Stem cell therapy and Parkinson’s disease.

The blood-brain barrier (BBB) is a highly selective semipermeable border of endothelial cells that prevents many substances, including most large molecules and cells, from crossing from the bloodstream into the brain tissue. This barrier is essential for protecting the brain from toxins and pathogens but can also hinder the delivery of therapeutic agents, including stem cells, to the brain.

Stem cells can potentially pass through the blood-brain barrier under certain conditions or with the use of specific delivery methods. Various strategies are being investigated to facilitate stem cell delivery to the brain. Also certain drugs or peptides can temporarily modulate the blood-brain barrier permeability, enabling the passage of therapeutic agents like stem cells.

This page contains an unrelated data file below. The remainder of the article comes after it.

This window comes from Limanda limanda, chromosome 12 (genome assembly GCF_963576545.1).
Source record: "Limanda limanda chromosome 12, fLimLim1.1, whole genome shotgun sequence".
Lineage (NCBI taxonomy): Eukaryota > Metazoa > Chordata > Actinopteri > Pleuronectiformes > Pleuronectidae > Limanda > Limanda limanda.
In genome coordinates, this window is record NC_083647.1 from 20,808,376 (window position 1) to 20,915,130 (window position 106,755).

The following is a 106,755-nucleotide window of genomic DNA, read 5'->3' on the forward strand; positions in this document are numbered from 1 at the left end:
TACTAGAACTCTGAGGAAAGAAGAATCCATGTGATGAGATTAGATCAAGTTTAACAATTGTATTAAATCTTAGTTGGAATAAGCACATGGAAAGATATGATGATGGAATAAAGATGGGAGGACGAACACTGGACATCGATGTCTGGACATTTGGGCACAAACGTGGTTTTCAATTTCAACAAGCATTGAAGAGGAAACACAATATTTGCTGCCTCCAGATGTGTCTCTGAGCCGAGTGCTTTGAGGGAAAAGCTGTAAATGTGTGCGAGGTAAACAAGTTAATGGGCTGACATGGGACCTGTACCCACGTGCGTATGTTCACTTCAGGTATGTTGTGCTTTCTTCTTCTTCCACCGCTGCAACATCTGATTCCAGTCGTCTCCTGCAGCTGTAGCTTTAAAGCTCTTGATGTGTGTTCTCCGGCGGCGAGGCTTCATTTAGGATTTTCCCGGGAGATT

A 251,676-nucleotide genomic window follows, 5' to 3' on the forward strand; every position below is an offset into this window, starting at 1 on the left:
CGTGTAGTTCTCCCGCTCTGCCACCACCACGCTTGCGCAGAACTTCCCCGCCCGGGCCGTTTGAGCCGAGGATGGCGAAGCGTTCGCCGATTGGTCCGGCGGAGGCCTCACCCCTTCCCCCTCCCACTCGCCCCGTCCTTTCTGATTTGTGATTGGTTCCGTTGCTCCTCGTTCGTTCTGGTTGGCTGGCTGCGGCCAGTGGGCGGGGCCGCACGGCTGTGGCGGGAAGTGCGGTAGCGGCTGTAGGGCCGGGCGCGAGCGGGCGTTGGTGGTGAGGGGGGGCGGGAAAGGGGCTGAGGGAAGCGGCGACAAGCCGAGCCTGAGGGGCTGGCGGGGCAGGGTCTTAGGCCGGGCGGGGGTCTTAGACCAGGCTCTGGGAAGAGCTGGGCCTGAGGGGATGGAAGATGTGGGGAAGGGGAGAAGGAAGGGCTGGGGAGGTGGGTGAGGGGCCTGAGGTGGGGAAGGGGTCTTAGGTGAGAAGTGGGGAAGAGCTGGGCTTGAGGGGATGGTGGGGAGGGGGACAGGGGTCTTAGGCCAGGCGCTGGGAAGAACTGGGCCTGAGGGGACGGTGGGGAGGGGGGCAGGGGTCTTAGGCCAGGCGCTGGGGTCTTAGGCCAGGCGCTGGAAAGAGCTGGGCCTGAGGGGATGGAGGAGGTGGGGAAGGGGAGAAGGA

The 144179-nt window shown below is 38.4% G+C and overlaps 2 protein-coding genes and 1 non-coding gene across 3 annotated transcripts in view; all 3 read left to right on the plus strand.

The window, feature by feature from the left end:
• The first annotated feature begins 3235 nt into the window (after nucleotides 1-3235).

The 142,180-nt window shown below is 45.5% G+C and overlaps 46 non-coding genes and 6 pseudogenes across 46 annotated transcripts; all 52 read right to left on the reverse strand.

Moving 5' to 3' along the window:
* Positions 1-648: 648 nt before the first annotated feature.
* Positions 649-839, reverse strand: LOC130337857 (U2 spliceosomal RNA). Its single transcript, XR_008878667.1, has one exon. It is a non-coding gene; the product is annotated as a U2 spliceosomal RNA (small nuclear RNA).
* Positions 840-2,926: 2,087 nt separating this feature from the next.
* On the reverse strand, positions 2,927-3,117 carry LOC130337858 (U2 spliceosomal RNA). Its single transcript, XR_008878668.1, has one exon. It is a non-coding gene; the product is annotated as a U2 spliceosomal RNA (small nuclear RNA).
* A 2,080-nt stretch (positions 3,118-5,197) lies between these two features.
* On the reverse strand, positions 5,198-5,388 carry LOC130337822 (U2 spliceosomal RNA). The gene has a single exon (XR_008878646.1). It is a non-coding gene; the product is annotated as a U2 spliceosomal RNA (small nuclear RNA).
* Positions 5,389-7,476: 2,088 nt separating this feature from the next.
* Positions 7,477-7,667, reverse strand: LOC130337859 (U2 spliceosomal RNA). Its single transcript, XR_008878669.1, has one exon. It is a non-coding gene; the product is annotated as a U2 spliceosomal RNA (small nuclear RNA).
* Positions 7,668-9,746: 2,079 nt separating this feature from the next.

Stem cells, on the other hand, have been reported to bypass the BBB and successfully home to their target in the brain and initiate repair, making them a promising approach in cellular therapy, especially those related to neurodegenerative disease. This review article discusses the mechanism behind the successful homing of stem cells to the brain, their potential role as a drug delivery vehicle, and their applications in neurodegenerative diseases.

Stem cell therapy and Parkinson’s disease.

Categories: Stem Cells therapy


contract research organization

stem cell therapy